Auctions: The richest auction ever

Sotheby's are dismayed. The veteran auction house assembled a very good catalog of their evening sale of Impressionist and Modern Art in New York on Nov. 7, with a careful Modigliani of a seated boy on the cover.

By MEIR RONNEN
November 2, 2006 09:45
venus art 88 298

venus art 88 298. (photo credit: )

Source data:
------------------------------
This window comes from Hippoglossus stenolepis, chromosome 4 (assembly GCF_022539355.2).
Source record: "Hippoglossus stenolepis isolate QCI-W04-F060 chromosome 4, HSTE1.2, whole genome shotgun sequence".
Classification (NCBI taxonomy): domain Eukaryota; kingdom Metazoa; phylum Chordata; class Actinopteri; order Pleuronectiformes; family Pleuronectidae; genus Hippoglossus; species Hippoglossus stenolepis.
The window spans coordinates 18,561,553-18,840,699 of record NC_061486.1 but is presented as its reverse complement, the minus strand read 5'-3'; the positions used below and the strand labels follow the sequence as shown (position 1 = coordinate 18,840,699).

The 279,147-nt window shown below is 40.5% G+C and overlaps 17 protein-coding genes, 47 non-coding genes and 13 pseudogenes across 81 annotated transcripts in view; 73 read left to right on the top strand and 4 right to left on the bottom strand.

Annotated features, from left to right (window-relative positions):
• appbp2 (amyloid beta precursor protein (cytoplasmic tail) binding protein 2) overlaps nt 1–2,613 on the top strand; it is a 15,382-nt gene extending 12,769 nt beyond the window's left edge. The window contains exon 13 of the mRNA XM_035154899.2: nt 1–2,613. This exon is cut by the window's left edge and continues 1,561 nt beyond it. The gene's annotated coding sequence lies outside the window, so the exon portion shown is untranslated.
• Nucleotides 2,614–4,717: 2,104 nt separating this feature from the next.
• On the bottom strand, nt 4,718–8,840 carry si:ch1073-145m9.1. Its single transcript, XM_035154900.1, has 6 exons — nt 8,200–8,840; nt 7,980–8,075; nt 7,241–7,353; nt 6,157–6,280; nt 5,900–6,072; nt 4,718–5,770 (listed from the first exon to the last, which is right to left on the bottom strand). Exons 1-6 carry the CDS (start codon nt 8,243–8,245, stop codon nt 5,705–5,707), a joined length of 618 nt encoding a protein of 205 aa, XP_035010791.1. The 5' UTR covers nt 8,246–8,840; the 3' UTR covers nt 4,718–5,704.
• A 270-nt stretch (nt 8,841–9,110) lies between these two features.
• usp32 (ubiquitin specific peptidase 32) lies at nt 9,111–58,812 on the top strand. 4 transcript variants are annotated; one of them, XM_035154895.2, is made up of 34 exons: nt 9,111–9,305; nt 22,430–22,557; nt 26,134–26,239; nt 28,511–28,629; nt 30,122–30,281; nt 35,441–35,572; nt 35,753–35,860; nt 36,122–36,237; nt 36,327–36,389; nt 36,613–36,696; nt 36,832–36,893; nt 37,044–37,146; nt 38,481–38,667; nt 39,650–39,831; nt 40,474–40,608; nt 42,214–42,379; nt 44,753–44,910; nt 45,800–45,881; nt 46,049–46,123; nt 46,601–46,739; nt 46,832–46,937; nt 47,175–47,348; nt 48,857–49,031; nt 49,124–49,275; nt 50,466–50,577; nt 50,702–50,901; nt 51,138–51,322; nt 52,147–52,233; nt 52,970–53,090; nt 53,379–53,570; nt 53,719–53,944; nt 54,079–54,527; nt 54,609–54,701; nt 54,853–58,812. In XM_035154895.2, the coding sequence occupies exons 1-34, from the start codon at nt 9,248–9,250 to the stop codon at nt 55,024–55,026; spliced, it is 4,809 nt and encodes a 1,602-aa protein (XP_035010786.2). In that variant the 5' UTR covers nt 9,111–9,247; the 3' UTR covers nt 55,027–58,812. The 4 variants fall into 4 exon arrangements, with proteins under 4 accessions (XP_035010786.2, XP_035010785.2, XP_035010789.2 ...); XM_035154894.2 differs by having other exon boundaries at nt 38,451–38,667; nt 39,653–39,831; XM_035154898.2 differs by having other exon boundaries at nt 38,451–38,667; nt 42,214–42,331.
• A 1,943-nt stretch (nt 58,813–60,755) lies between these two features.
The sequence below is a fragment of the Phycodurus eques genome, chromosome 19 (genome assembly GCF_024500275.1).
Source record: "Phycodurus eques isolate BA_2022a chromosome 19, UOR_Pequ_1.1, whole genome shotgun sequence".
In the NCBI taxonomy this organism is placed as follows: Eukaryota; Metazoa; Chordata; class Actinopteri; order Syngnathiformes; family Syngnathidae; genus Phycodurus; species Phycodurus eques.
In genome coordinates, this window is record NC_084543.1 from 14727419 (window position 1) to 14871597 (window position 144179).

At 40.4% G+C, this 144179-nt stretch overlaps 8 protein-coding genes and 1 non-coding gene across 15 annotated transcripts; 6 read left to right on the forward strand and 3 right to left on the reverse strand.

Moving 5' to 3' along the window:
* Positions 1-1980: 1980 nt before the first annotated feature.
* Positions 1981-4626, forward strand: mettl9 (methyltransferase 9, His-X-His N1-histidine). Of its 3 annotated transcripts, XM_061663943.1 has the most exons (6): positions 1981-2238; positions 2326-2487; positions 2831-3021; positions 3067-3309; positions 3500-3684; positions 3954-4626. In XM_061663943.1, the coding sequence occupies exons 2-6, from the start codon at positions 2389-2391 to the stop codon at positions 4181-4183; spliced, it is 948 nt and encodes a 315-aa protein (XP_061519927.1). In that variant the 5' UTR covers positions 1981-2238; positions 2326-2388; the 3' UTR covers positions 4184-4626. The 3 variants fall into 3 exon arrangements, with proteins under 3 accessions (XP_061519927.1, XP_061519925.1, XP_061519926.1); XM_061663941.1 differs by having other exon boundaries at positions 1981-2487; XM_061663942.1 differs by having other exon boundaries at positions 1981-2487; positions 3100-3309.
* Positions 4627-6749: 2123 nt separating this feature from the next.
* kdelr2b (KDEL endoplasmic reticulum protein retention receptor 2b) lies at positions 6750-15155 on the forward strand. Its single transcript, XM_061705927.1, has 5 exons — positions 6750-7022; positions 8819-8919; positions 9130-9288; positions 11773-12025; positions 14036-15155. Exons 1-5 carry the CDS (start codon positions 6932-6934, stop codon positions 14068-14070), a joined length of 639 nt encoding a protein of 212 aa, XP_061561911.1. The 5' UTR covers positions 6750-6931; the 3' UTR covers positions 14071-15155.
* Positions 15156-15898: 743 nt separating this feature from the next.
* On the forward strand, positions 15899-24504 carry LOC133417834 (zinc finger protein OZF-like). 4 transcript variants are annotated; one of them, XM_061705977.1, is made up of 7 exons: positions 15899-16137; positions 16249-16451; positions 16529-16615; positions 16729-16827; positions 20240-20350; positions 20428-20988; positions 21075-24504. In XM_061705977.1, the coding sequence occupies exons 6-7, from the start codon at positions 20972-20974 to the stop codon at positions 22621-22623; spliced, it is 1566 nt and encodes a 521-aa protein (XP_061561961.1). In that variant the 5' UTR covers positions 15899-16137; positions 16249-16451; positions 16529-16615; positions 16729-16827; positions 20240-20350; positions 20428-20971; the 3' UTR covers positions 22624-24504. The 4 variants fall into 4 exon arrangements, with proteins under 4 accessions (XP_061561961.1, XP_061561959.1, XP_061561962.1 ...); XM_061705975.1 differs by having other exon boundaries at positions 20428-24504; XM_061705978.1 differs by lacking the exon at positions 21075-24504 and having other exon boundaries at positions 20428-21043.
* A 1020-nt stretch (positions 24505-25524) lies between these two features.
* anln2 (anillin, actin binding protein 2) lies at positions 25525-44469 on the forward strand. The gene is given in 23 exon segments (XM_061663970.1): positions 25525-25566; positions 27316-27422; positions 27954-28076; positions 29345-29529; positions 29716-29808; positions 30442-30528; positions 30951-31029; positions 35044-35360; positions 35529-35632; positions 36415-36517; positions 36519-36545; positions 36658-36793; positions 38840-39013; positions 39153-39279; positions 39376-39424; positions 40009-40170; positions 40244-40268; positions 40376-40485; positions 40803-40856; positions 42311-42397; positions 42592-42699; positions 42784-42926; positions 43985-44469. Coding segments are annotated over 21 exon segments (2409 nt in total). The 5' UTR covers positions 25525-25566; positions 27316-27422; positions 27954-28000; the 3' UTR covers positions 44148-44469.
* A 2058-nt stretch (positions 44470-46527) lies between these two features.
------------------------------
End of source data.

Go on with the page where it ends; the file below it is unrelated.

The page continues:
Sotheby's are dismayed. The veteran auction house assembled a very good catalog of their evening sale of Impressionist and Modern Art in New York on November 7, with a careful Modigliani of a seated boy on the cover. But the catalog of Christie's evening sale the following day has left them stupefied. One Sotheby's official described the 86 Christie's lots as "unbelievable." Of course we all should have known. Even this modest column has been running illustrated mini-previews of all the Christie's blockbusters. There are the four famously restituted oils painted by Gustav Klimt nearly a century ago (will make together at least $100,000, if not more); one of the great portraits of all time, Pablo Picasso's 1903 oil of Angel Fernandez de Soto ($40m.-$60m.); another Blue Period Picasso of three women ($15m.-$20m.) Picasso's 1944 oil of his wartime tomato plant ($5m.-$7m.); Gauguin's first great Tahitian painting, Man With an Axe, 1891 ($18m.-$45m.); Ernst Ludwig Kirchner's 1914 Berlin Street Scene ($18m.-$24m.); and drawings and paintings by Egon Schiele, each ranging from $6m. to $35m. Christie's are fancying a record take of $450m., perhaps even half a billion. I predict that nearly everything in this catalog will top at least $1m., though there are splendid lots that will be bid up, like Modigliani's delightful and convincing teenage nude standing in the modest pose of the Medici Venus. Painted early in 1917, it will surely soar past its top estimate of $9m. A gentle Matisse still life from 1925 will hit at least $6m. A Leger of three figures in a garden has an estimate of $7m.-$10m. An early little Leger from 1911 of chimney smoke and rooftops, has an interesting sombre palette ($900,000-$1.3m.). A Balthus from 1964 of three sisters has an unusually high estimate of $7m.-$10m. In addition there are wonderful oils by Cezanne, Vuillard and Bonnard, one of the latter's estimated at $5m.-$7m.; and a beautiful little head of a girl by Alexei von Jawlensky, painted after he escaped the German draft to a Swiss hovel in 1916. This very attractive non-realist head has a top estimate of $600,000 but it will surely go for double that. An earlier and larger Jawlensky of the bust of a young woman, roughly dashed off some four years earlier, is hoped to reach $1.4m. I'm not keen about the Renoir portraits on offer but a very attractive young nude bather seen from the side will make $5m. I still haven't mentioned all the goodies in the Christie's catalogue, like a very early portrait by Kees van Dongen, but I must now turn to that of Sotheby's, where they must be wondering if there will be enough big punters around to bid for the extraordinary number of major lots in next week's sales. A number of the finest of the 85 lots in the Sotheby's catalogue were once purchased at Christie's and not so long ago at that. One of them is Vincent van Gogh's magnificent portrait of his pair of boots, perhaps the best of the five versions he painted and the only one in private hands ($8m.-$12m.). A small seated bronze figure, awkwardly posed but very modern for its time (1908, but cast only in 1950) is hoped to reach $18m. A through-the-window oil from 1920 by Matisse looks onto a beached boat ($3m.-$4m.). An amazingly colorful semi-abstraction of a lake by Wassily Kandinsky, made in 1908, has an estimate of $6m.-$8m, Jawlensky's Spanish Woman, 1911 will hopefully make its low estimate of $3.5m. Erich Heckel's rather jolly nude from 1910, a remarkable composition, should reach $3m. Sotheby's cover is adorned with one of Modigliani's last great oils, The Son of the Concierge, painted in Cagnes in 1918. The face exudes sadness: the boy sits at the center of a rock-solid composition, his eyes staring at the painter with the terrible sense of hopelessness that the drink-sodden artist must have felt about himself. It was purchased at Christie's less than a decade ago ($14m.-$18m.). I prefer an earlier Modi from 1916, the fabulous portrait of dealer Paul Guillaume, the best of a series, in which simplicity rises to genius ($5m.-$7m.). A fairly small Picasso from 1932, previously sold at Sotheby's, has an estimate of $12m.-$16m. A better buy is Picasso's Nude in a Rocking Chair, 1956, which is a distinct nod to Matisse ($7m.-$10m.). An even later Picasso, Mother and Child, 1965, an oil I saw at London's long- vanished Brook St. Gallery, is easily worth $3.5m. A rather frightening Picasso from 1970 has a similar estimate. And there are four other Picasso oils on offer, including the clever but off-putting The Smoker, 1953, which has a low estimate of $9m. A quite wonderful Kees van Dongen from 1907 of a female contortionist, an extraordinary composition that has been seen only in private collections, may reach $3.5m. It's much more interesting than a butch nude by Tamara de Lempicka with a similar estimate.There's a gentle if sketchy Matisse of the artist painting a young woman in a garden that is quietly effective (around $3m.). Claude Monet's famous Beachfront at Trouville, 1870, was sold at Sotheby's just over six years ago; it once belonged to Mary Cassat. It starts at $16m., may top $20m. I haven't mentioned many other deserving lots in the Sotheby's catalogue (by Toulouse-Lautrec, Bonnard, Cezanne and Joaquin Sorolla y Bastida), but the wide choices at both auction houses are going to confound some potential buyers. Further, both Christie's and Sotheby's are mounting strong day sales of moderns next week, where many major lots are on offer. Where do all the works and buyers suddenly come from? Nearly a dozen estates have contributed major works, while the growing nouveau riche of America and Europe perceive the art market as a better investment than even the soaring Dow Jones figures. In America, dollar millionaires are nobodies; it's the growing number of billionaires who call the tunes. The market has never been hotter than it is this season, but caveat emptor, only the great works by great artists will continue to retain their intrinsic financial value. The first bubble to burst will be the lower end of the contemporary market, which is expecting big money in mid-November. More about those sales next week.